Incredibly, nearly 40 years have passed since the death of one of the world’s most recognisable musicians and activists.
John Lennon’s murder in December 1980 truly marked the end of an era in more ways than one. The Fab Four were no more, but their cultural impact - spearheaded by Lennon’s enduring vision of peace and love - would last for many decades to come.
Here we take a look at how Lennon’s childhood, teenage years and prodigious career with the Beatles carved out his destiny, and how we continue to seek the truth that he pursued through his craft, no matter how misunderstood he may have been.
The Early Days
Lennon was born during wartime on the 9th of October 1940 at Liverpool Maternity Hospital and attended Dovedale primary school, just a short walk from Penny Lane. A natural leader, he was a child who others naturally gravitated towards.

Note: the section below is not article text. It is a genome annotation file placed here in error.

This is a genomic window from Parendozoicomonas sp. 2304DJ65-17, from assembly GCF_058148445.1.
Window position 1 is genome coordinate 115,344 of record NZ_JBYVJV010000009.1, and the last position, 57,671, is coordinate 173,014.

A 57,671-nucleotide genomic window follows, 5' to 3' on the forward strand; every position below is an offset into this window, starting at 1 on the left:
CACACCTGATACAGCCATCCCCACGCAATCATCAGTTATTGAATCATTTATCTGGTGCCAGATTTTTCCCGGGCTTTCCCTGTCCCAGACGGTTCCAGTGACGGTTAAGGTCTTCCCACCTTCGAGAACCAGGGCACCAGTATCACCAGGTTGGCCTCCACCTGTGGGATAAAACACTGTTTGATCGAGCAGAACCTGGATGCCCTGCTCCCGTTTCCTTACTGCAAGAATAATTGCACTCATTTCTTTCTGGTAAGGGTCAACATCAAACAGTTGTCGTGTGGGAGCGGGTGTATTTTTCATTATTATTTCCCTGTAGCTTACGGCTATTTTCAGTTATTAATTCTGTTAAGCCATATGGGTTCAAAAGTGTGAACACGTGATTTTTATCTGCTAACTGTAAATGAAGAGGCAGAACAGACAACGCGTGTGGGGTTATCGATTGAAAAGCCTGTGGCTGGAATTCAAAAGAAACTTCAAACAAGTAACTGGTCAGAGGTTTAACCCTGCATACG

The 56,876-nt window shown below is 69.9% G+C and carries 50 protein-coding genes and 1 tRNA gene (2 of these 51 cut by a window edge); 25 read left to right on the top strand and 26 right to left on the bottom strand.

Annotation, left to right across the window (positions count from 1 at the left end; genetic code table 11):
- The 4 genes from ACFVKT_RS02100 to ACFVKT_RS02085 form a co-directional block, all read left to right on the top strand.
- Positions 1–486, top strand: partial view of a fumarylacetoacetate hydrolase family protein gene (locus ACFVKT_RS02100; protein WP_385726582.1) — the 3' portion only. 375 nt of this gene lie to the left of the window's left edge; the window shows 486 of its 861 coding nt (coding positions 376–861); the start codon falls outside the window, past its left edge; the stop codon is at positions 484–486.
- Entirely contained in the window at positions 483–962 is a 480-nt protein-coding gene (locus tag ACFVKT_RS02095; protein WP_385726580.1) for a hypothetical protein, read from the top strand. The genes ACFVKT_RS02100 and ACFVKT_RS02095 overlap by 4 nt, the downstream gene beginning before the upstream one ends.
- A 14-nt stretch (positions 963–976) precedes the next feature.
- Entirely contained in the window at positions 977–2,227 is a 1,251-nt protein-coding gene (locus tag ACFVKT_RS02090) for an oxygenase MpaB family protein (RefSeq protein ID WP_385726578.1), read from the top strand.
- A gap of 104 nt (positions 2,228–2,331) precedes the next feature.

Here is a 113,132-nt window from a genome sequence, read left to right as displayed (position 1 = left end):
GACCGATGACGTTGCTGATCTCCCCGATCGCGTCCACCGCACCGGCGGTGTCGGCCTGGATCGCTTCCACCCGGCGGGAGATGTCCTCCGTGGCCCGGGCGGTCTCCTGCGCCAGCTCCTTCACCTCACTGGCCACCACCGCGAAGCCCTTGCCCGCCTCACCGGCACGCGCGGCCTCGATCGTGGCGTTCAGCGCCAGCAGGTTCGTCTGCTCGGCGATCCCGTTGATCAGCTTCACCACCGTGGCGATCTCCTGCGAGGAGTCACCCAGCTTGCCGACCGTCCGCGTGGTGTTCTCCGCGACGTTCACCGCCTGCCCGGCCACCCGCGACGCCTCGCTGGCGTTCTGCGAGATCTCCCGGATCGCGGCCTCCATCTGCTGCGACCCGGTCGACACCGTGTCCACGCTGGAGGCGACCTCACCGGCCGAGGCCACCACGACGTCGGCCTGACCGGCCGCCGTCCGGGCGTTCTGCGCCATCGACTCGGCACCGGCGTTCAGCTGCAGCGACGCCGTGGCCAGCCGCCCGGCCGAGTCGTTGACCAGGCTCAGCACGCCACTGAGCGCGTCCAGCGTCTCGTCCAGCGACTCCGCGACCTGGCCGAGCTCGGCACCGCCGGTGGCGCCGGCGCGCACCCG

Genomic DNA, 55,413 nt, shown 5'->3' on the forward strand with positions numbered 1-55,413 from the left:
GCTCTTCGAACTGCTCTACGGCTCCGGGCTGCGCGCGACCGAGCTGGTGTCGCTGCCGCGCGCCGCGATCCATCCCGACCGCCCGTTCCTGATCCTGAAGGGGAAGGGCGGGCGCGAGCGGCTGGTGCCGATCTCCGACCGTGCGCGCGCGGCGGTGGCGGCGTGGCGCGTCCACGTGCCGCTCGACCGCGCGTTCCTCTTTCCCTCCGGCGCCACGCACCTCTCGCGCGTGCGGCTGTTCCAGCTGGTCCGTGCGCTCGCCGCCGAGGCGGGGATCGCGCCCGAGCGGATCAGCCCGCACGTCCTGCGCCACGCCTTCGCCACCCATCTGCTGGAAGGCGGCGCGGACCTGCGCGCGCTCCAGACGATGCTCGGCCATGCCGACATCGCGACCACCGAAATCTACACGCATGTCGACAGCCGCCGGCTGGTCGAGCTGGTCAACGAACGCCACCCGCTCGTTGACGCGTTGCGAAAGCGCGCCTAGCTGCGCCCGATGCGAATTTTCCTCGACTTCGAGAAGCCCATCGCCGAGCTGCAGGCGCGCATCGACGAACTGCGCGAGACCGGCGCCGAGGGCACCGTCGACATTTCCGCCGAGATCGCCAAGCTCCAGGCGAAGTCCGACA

Lennon had a complicated relationship with his mother Julia, and had experienced abandonment from a young age. Julia’s older sister Mimi, Lennon’s aunt, reported her to social services after discovering that Lennon was sharing a bed with his mum and her then-boyfriend. Lennon was soon taken into Mimi’s care, and lived with her from the age of four.
Lennon’s father Alf returned when his son was six, after stints at sea during WWII. In 1946 he took Lennon from Mimi’s to a friend’s house in Blackpool, a trip that would prove to be a pivotal experience in Lennon’s life.
It has been reported, and perhaps somewhat exaggerated, that Lennon was asked to choose between staying with his father, or returning to Liverpool to live with Julia. Lennon apparently chose his father initially, but had a change of heart after seeing how upset it had made his mother.
While we are unlikely to ever know the truth of what happened in Blackpool, Lennon carried the heartache of the experience with him for many years. Julia took him back to Liverpool but he was dropped straight back to Aunt Mimi’s, where he would continue to live.
Lennon would not see his father again until he was one of the most famous people on the planet, yet Mimi’s husband George served as the main father figure in his life. He taught Lennon how to play the harmonica, an instrument he used on the Beatles’ first hit Love Me Do. It wasn’t until six years later however that he began his love affair with rock and roll.